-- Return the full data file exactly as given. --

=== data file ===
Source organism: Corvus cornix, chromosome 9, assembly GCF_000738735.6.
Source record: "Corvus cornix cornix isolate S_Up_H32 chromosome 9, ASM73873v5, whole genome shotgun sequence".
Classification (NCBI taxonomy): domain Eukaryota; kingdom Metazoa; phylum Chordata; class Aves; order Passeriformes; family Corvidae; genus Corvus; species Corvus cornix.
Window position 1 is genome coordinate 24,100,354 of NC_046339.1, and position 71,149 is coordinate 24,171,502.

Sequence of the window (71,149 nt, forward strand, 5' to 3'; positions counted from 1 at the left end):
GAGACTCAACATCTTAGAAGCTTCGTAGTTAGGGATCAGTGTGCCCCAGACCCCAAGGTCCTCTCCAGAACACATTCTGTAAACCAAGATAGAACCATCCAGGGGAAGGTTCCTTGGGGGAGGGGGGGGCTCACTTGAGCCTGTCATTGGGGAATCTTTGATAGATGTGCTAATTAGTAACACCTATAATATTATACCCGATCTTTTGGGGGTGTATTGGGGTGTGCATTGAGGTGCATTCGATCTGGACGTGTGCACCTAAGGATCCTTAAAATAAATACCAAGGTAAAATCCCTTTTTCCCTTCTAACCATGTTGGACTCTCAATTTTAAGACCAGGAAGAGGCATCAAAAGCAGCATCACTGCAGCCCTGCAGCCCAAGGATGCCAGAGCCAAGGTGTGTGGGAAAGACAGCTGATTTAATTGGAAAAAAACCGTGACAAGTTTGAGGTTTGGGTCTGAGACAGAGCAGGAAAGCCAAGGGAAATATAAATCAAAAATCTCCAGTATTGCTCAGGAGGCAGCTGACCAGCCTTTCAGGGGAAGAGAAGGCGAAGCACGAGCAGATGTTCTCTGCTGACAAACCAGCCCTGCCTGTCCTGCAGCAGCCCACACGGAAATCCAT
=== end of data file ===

Source organism: Corvus cornix, chromosome 9, assembly GCF_000738735.6.
Source record: "Corvus cornix cornix isolate S_Up_H32 chromosome 9, ASM73873v5, whole genome shotgun sequence".
Classification (NCBI taxonomy): domain Eukaryota; kingdom Metazoa; phylum Chordata; class Aves; order Passeriformes; family Corvidae; genus Corvus; species Corvus cornix.
Window position 1 is genome coordinate 24,100,354 of NC_046339.1, and position 71,149 is coordinate 24,171,502.

Sequence of the window (71,149 nt, forward strand, 5' to 3'; positions counted from 1 at the left end):
GAGACTCAACATCTTAGAAGCTTCGTAGTTAGGGATCAGTGTGCCCCAGACCCCAAGGTCCTCTCCAGAACACATTCTGTAAACCAAGATAGAACCATCCAGGGGAAGGTTCCTTGGGGGAGGGGGGGGCTCACTTGAGCCTGTCATTGGGGAATCTTTGATAGATGTGCTAATTAGTAACACCTATAATATTATACCCGATCTTTTGGGGGTGTATTGGGGTGTGCATTGAGGTGCATTCGATCTGGACGTGTGCACCTAAGGATCCTTAAAATAAATACCAAGGTAAAATCCCTTTTTCCCTTCTAACCATGTTGGACTCTCAATTTTAAGACCAGGAAGAGGCATCAAAAGCAGCATCACTGCAGCCCTGCAGCCCAAGGATGCCAGAGCCAAGGTGTGTGGGAAAGACAGCTGATTTAATTGGAAAAAAACCGTGACAAGTTTGAGGTTTGGGTCTGAGACAGAGCAGGAAAGCCAAGGGAAATATAAATCAAAAATCTCCAGTATTGCTCAGGAGGCAGCTGACCAGCCTTTCAGGGGAAGAGAAGGCGAAGCACGAGCAGATGTTCTCTGCTGACAAACCAGCCCTGCCTGTCCTGCAGCAGCCCACACGGAAATCCAT